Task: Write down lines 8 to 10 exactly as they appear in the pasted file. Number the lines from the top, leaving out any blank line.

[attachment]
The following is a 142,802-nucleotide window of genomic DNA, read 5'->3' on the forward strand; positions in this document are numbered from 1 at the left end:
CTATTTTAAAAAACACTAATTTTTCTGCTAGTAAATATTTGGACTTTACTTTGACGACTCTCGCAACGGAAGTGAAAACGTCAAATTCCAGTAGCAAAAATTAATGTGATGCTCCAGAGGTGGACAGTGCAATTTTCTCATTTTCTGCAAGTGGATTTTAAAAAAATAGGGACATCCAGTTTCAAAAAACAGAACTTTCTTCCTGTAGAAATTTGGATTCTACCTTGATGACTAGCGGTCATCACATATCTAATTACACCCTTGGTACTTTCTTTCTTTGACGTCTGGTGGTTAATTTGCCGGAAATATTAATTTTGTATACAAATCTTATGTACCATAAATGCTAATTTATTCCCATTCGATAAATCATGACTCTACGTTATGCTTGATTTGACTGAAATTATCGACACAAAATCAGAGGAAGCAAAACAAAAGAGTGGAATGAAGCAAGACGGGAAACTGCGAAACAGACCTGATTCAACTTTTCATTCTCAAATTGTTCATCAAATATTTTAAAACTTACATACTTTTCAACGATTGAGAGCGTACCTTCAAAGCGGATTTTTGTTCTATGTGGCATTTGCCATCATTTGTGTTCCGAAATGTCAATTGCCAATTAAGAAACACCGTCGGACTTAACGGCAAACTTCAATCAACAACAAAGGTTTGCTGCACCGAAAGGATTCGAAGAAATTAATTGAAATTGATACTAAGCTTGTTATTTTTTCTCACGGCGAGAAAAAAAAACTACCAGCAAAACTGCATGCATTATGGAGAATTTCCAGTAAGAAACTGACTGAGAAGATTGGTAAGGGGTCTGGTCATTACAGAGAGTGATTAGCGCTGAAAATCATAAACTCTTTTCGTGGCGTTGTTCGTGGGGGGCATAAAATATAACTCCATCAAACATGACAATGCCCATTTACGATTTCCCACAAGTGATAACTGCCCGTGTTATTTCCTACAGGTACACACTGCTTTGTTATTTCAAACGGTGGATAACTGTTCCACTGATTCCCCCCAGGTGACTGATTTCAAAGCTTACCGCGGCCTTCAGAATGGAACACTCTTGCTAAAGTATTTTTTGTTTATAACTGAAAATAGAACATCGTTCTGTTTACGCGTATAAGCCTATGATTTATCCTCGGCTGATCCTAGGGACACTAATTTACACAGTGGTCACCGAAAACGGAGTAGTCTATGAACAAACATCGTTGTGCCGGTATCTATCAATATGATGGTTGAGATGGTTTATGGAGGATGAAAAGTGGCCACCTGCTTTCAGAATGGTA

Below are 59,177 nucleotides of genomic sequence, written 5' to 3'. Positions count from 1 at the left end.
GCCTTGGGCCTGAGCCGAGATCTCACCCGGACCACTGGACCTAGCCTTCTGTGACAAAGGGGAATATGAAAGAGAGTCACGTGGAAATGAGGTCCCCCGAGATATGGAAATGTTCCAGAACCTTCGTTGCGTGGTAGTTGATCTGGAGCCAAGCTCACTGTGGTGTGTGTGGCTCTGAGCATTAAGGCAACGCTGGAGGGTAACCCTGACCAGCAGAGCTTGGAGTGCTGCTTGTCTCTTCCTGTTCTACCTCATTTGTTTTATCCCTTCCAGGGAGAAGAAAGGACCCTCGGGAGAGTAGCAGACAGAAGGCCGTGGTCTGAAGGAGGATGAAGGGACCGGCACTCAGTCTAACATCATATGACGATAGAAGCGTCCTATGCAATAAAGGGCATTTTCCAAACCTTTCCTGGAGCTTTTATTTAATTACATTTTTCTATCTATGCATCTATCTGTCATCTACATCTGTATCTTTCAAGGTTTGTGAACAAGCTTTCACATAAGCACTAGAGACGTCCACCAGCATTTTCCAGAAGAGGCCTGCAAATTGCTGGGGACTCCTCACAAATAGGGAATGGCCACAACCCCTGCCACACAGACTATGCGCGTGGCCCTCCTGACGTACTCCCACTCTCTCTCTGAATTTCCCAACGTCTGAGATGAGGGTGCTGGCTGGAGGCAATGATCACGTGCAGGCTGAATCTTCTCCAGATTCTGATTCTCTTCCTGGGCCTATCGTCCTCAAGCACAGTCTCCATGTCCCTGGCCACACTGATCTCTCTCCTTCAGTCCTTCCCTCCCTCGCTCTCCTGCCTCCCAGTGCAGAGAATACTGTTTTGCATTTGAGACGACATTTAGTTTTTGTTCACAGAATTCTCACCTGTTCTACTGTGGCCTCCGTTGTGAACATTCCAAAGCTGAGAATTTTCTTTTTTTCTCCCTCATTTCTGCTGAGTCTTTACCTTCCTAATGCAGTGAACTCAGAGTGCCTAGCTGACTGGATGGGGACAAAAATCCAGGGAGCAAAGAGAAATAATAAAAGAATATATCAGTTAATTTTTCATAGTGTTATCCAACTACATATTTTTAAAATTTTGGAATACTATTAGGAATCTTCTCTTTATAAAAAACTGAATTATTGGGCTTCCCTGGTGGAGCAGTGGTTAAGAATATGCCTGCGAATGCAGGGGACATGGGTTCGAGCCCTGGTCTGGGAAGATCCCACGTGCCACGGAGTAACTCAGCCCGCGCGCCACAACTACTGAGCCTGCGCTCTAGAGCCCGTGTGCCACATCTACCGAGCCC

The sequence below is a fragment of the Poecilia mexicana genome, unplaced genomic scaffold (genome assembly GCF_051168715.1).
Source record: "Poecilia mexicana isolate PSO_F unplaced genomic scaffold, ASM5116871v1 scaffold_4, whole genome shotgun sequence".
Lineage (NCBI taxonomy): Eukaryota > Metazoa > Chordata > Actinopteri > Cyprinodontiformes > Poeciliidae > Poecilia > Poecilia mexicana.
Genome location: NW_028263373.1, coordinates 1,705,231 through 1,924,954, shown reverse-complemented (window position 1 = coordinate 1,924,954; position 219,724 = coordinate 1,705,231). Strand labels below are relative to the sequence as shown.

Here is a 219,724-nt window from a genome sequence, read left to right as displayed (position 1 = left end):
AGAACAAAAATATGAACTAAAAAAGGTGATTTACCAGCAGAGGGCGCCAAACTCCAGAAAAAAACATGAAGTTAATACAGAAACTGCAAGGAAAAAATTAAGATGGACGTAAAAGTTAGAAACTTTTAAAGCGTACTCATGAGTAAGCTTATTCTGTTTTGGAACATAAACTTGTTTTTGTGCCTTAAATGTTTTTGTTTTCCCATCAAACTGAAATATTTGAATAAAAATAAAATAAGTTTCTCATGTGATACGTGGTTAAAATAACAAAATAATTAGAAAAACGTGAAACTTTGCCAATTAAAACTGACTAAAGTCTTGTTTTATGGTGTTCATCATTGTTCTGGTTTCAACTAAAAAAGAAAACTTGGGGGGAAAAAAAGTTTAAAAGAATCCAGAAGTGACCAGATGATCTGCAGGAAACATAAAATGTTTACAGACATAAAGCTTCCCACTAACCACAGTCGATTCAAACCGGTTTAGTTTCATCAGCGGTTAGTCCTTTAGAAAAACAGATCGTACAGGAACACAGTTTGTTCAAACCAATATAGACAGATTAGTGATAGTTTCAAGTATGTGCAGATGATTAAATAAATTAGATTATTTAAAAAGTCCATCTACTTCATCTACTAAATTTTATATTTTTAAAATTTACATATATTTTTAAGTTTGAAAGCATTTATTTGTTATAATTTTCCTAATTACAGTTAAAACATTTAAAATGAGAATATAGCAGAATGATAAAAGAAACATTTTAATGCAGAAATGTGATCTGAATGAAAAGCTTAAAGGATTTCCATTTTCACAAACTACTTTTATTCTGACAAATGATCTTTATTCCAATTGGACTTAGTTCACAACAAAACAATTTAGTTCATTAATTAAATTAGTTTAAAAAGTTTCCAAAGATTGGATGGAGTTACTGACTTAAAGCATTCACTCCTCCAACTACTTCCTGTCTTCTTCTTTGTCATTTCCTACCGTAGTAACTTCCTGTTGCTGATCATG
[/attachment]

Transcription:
Genome location: NW_028263373.1, coordinates 1,705,231 through 1,924,954, shown reverse-complemented (window position 1 = coordinate 1,924,954; position 219,724 = coordinate 1,705,231). Strand labels below are relative to the sequence as shown.

Here is a 219,724-nt window from a genome sequence, read left to right as displayed (position 1 = left end):
AGAACAAAAATATGAACTAAAAAAGGTGATTTACCAGCAGAGGGCGCCAAACTCCAGAAAAAAACATGAAGTTAATACAGAAACTGCAAGGAAAAAATTAAGATGGACGTAAAAGTTAGAAACTTTTAAAGCGTACTCATGAGTAAGCTTATTCTGTTTTGGAACATAAACTTGTTTTTGTGCCTTAAATGTTTTTGTTTTCCCATCAAACTGAAATATTTGAATAAAAATAAAATAAGTTTCTCATGTGATACGTGGTTAAAATAACAAAATAATTAGAAAAACGTGAAACTTTGCCAATTAAAACTGACTAAAGTCTTGTTTTATGGTGTTCATCATTGTTCTGGTTTCAACTAAAAAAGAAAACTTGGGGGGAAAAAAAGTTTAAAAGAATCCAGAAGTGACCAGATGATCTGCAGGAAACATAAAATGTTTACAGACATAAAGCTTCCCACTAACCACAGTCGATTCAAACCGGTTTAGTTTCATCAGCGGTTAGTCCTTTAGAAAAACAGATCGTACAGGAACACAGTTTGTTCAAACCAATATAGACAGATTAGTGATAGTTTCAAGTATGTGCAGATGATTAAATAAATTAGATTATTTAAAAAGTCCATCTACTTCATCTACTAAATTTTATATTTTTAAAATTTACATATATTTTTAAGTTTGAAAGCATTTATTTGTTATAATTTTCCTAATTACAGTTAAAACATTTAAAATGAGAATATAGCAGAATGATAAAAGAAACATTTTAATGCAGAAATGTGATCTGAATGAAAAGCTTAAAGGATTTCCATTTTCACAAACTACTTTTATTCTGACAAATGATCTTTATTCCAATTGGACTTAGTTCACAACAAAACAATTTAGTTCATTAATTAAATTAGTTTAAAAAGTTTCCAAAGATTGGATGGAGTTACTGACTTAAAGCATTCACTCCTCCAACTACTTCCTGTCTTCTTCTTTGTCATTTCCTACCGTAGTAACTTCCTGTTGCTGATCATG